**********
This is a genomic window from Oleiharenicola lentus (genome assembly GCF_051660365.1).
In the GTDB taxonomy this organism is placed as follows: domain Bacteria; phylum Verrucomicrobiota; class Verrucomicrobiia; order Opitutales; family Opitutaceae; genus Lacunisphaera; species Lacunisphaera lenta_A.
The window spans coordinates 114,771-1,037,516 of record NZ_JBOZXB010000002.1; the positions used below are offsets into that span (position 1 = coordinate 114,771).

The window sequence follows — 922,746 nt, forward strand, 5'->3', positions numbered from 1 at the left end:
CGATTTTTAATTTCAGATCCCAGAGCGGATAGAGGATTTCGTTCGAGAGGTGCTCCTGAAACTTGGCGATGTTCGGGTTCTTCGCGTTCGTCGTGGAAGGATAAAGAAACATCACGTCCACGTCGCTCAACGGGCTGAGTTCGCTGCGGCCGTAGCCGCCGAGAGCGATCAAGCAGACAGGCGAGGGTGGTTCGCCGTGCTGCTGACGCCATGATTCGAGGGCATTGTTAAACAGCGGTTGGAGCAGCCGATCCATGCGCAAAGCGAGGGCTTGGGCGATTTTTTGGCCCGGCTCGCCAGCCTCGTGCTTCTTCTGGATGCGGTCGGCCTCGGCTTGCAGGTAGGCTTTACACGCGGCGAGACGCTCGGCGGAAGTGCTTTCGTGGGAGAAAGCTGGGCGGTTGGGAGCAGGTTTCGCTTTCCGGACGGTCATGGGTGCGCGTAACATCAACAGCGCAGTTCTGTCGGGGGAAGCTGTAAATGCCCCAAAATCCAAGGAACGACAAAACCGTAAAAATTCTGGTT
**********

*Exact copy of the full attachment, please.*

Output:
This is a genomic window from Oleiharenicola lentus (genome assembly GCF_051660365.1).
In the GTDB taxonomy this organism is placed as follows: domain Bacteria; phylum Verrucomicrobiota; class Verrucomicrobiia; order Opitutales; family Opitutaceae; genus Lacunisphaera; species Lacunisphaera lenta_A.
The window spans coordinates 114,771-1,037,516 of record NZ_JBOZXB010000002.1; the positions used below are offsets into that span (position 1 = coordinate 114,771).

The window sequence follows — 922,746 nt, forward strand, 5'->3', positions numbered from 1 at the left end:
CGATTTTTAATTTCAGATCCCAGAGCGGATAGAGGATTTCGTTCGAGAGGTGCTCCTGAAACTTGGCGATGTTCGGGTTCTTCGCGTTCGTCGTGGAAGGATAAAGAAACATCACGTCCACGTCGCTCAACGGGCTGAGTTCGCTGCGGCCGTAGCCGCCGAGAGCGATCAAGCAGACAGGCGAGGGTGGTTCGCCGTGCTGCTGACGCCATGATTCGAGGGCATTGTTAAACAGCGGTTGGAGCAGCCGATCCATGCGCAAAGCGAGGGCTTGGGCGATTTTTTGGCCCGGCTCGCCAGCCTCGTGCTTCTTCTGGATGCGGTCGGCCTCGGCTTGCAGGTAGGCTTTACACGCGGCGAGACGCTCGGCGGAAGTGCTTTCGTGGGAGAAAGCTGGGCGGTTGGGAGCAGGTTTCGCTTTCCGGACGGTCATGGGTGCGCGTAACATCAACAGCGCAGTTCTGTCGGGGGAAGCTGTAAATGCCCCAAAATCCAAGGAACGACAAAACCGTAAAAATTCTGGTT